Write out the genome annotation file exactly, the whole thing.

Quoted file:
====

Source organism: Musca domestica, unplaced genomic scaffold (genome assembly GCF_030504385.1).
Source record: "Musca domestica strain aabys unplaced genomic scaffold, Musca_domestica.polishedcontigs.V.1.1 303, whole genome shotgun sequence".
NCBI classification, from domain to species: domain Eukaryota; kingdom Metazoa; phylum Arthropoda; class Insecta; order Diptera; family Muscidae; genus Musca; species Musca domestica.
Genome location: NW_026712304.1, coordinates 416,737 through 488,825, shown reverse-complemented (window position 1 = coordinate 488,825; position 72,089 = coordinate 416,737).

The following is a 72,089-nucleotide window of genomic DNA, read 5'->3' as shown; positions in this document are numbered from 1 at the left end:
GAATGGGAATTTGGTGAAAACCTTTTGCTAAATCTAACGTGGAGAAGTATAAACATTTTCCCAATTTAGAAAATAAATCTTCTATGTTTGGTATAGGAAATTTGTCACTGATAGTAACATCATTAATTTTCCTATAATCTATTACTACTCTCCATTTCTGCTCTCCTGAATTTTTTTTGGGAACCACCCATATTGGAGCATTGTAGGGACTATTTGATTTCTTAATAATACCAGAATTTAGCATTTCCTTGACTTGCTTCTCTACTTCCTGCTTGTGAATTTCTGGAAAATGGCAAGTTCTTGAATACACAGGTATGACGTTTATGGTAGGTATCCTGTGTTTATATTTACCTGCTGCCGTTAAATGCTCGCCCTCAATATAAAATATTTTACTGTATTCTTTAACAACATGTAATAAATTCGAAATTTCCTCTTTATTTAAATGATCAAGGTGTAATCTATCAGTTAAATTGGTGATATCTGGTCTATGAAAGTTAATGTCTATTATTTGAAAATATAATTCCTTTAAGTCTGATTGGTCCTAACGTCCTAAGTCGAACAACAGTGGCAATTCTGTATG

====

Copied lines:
Source organism: Musca domestica, unplaced genomic scaffold (genome assembly GCF_030504385.1).
Source record: "Musca domestica strain aabys unplaced genomic scaffold, Musca_domestica.polishedcontigs.V.1.1 303, whole genome shotgun sequence".
NCBI classification, from domain to species: domain Eukaryota; kingdom Metazoa; phylum Arthropoda; class Insecta; order Diptera; family Muscidae; genus Musca; species Musca domestica.
Genome location: NW_026712304.1, coordinates 416,737 through 488,825, shown reverse-complemented (window position 1 = coordinate 488,825; position 72,089 = coordinate 416,737).

The following is a 72,089-nucleotide window of genomic DNA, read 5'->3' as shown; positions in this document are numbered from 1 at the left end:
GAATGGGAATTTGGTGAAAACCTTTTGCTAAATCTAACGTGGAGAAGTATAAACATTTTCCCAATTTAGAAAATAAATCTTCTATGTTTGGTATAGGAAATTTGTCACTGATAGTAACATCATTAATTTTCCTATAATCTATTACTACTCTCCATTTCTGCTCTCCTGAATTTTTTTTGGGAACCACCCATATTGGAGCATTGTAGGGACTATTTGATTTCTTAATAATACCAGAATTTAGCATTTCCTTGACTTGCTTCTCTACTTCCTGCTTGTGAATTTCTGGAAAATGGCAAGTTCTTGAATACACAGGTATGACGTTTATGGTAGGTATCCTGTGTTTATATTTACCTGCTGCCGTTAAATGCTCGCCCTCAATATAAAATATTTTACTGTATTCTTTAACAACATGTAATAAATTCGAAATTTCCTCTTTATTTAAATGATCAAGGTGTAATCTATCAGTTAAATTGGTGATATCTGGTCTATGAAAGTTAATGTCTATTATTTGAAAATATAATTCCTTTAAGTCTGATTGGTCCTAACGTCCTAAGTCGAACAACAGTGGCAATTCTGTATG